Why Computer Science?
Personal Interaction With Faculty
Morris computer science students work closely with faculty and are provided with numerous opportunities for:
- Study abroad experiences
- Research projects with faculty
- Many are funded through the universitywide Undergraduate Research Opportunities Program (UROP) and local Morris Academic Partnership (MAP) program.
Our very active Computer Science Club and student Association for Computing Machinery (ACM) chapter provide excellent opportunities for students to get to know each other.
The computer science faculty organizes events like guest speakers and field trips to conferences and businesses as well as social events like gaming parties and movie nights.
We also host an annual programming contest with participants from the Morris campus and throughout the region.
About a third of Morris graduates continue their education pursuing graduate degrees. Recent graduates have gone on to PhD programs at well known, renowned universities such as:
- Carnegie Mellon
- University of Massachusetts-Amherst
- Brown University
- Georgia Tech
- University of California at San Diego
- University of Colorado
Many Morris computer science alumni seek full-time employment directly following graduation and are employed at a variety of well-known companies including:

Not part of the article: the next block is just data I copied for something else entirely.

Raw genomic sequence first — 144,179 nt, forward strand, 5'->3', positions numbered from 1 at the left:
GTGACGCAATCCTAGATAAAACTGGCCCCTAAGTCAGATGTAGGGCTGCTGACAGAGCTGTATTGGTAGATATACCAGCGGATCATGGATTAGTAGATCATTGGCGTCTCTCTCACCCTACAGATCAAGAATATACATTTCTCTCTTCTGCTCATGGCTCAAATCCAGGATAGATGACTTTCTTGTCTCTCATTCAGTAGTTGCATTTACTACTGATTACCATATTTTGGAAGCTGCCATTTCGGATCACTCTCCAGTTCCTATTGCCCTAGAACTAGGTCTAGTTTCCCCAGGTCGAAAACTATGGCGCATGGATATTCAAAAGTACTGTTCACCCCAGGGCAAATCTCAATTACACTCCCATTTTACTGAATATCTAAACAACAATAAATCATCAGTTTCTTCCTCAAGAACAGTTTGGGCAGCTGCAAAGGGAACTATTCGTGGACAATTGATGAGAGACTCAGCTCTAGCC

- Alliance Technical Systems
- Sun Microsystems
- US Bank
- Anderson Consulting
- Mayo Clinic
- Secure Computing
- West Publishing
Morris graduates often acquire these jobs through summer internships and through our network of very active alumni.
- Morris Makes 2017 U.S. News Top Public Liberal Arts Colleges List
- Students and Faculty Members Partner on HHMI Summer Research Projects
- Washington Monthly and Colleges of Distinction Commend Morris
- Three in Three: Morris Teaching Alumni Are Consecutive ISD 200 Teachers of the Year
- University of Minnesota, Morris Teacher Education Program Nationally Accredited
- Pete Wyckoff and Timna Wyckoff Awarded Elite Science Policy Fellowships
- McIntosh Champions Discovery-Based Student Learning Using the Haystack Radio Telescope